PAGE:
It’s a positive result—recommended treatments for standard infections

Young Female

When a patient tests positive for chlamydia or gonorrhea, antibiotic treatment can offer a cure. However, though antibiotics have successfully treated gonorrhea for decades, in recent years the bacteria have developed resistance to nearly every drug used for treatment.1,2

In light of that, the Centers for Disease Control and Prevention (CDC) outlines the following treatment guidelines.1,2

CDC-recommended regimen for adults and adolescents

Chlamydia1 Gonorrhea2

Azithromycin 1 g orally in a single dose

-OR-

Doxycycline 100 mg orally 2 times a day for 7 days

Ceftriaxone 250 mg IM in a single dose PLUS azithromycin 1 g orally in a single dose

Alternative regimens can include one of the following:

  • Erythromycin base 500 mg orally 4 times a day for 7 days
  • Erythromycin ethylsuccinate 800 mg orally 4 times a day for 7 days
  • Levofloxacin 500 mg orally once daily for 7 days
  • Ofloxacin 300 mg orally 2 times a day for 7 days

If ceftriaxone is not available, it can be replaced with:

  • Cefixime 400 mg orally in a single dose

Visit the CDC’s website for more information on treating gonorrhea in special patient populations.

Visit the CDC’s website for more information on treating chlamydia in special patient populations.

*Because of the high prevalence of tetracycline resistance among Gonococcal Isolate Surveillance Project isolates, particularly those with elevated minimum inhibitory concentrations to cefixime, the use of azithromycin as the second antimicrobial is preferred.

It’s best to follow up—recommendations for further protection

Unfortunately, chlamydia and gonorrhea reinfection is common among patients. And because the risk of pelvic inflammatory disease (PID) and ectopic pregnancy is higher with each repeat infection, it’s crucial to follow these recommendations from leading health organizations.1-3

  • Retest patients 3 months after treatment, regardless of whether they believe that their sex partners were treated
  • Advise patients to abstain from sexual intercourse until all of their sex partners are treated
  • Refer patients with current or recent STIs to high-intensity behavioral counseling, to address safe sex practices that can reduce disease transmission or reinfection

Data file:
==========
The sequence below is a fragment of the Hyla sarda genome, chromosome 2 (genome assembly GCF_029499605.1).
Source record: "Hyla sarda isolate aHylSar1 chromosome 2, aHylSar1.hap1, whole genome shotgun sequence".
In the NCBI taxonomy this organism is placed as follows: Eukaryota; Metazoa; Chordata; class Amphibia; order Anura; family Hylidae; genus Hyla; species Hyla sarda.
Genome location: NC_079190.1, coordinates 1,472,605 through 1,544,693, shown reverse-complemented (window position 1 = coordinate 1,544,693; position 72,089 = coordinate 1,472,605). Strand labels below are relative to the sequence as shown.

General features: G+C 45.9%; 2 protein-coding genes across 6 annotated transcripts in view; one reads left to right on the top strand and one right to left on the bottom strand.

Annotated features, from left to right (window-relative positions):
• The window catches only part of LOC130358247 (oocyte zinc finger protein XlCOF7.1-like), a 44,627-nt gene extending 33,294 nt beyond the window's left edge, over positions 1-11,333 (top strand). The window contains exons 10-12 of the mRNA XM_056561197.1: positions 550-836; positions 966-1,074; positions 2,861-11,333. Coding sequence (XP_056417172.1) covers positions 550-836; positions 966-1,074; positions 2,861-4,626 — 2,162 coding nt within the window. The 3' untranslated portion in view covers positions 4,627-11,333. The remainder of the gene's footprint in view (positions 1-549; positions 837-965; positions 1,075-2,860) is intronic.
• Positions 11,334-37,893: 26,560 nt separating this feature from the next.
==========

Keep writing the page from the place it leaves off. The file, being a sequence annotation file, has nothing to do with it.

Retest Patients

It’s another form of protection—Expedited Partner Therapy

Expedited Partner Therapy (EPT) is another way to help protect your female patients who have tested positive for chlamydia and gonorrhea. With EPT, you can provide medication for the sex partners of patients who have been diagnosed with chlamydia or gonorrhea without first examining them.4

EPT has been endorsed by leading health organizations, including the CDC, the American College of Obstetricians and Gynecologists, and the American Medical Association, which offers guidelines for ethical use.4-6

The CDC has concluded that EPT is a useful option to facilitate partner management, particularly for treatment of male partners of female patients with chlamydia or gonorrhea.4 However, the legal status of EPT varies from state to state, so it should be reviewed before administering EPT.7

What is EPT

Make STI screening part of your routine.

Download It's Best to Test patient tear pad
Read "Can we talk? Four tips to discussing STIs with patients"
Review ICD-10-CM codes for gynecology and obstetrics
Read our Medicare National Coverage Determination Policy for STI screening
Learn about high-risk STI screening

Contact a Quest sales representative

 

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References

  1. Centers for Disease Control and Prevention. 2015 sexually transmitted diseases treatment guidelines: chlamydial infections. Last reviewed June 4, 2015. Accessed May 2, 2019. www.cdc.gov/std/tg2015/chlamydia.htm.
  2. Centers for Disease Control and Prevention. 2015 sexually transmitted diseases treatment guidelines: gonococcal infections. Last reviewed June 4, 2015. Accessed May 2, 2019. www.cdc.gov/std/tg2015/gonorrhea.htm.
  3. US Preventive Services Task Force. Final recommendation statement: chlamydia and gonorrhea: screening. Last reviewed September 2014. Accessed May 2, 2019.
  4. www.uspreventiveservicestaskforce.org/Page/Document/RecommendationStatementFinal/chlamydia-and-gonorrhea-screening.
  5. Centers for Disease Control and Prevention. Expedited Partner Therapy. September 2018. Accessed April 1, 2019. www.cdc.gov/std/ept/default.htm.
  6. American College of Obstetricians and Gynecologists. Expedited partner therapy. ACOG Committee Opinion No. 737. Obstet Gynecol. 2018;131:e190-3.
  7. American Medical Association. Expedited partner therapy: code of medical ethics opinion 8.9. Accessed May 2, 2019. www.ama-assn.org/delivering-care/ethics/expedited-partner-therapy.
  8. Centers for Disease Control and Prevention. Legal status of expedited partner therapy (EPT). Last reviewed November 9, 2018. Accessed May 2, 2019. www.cdc.gov/std/ept/legal/default.htm.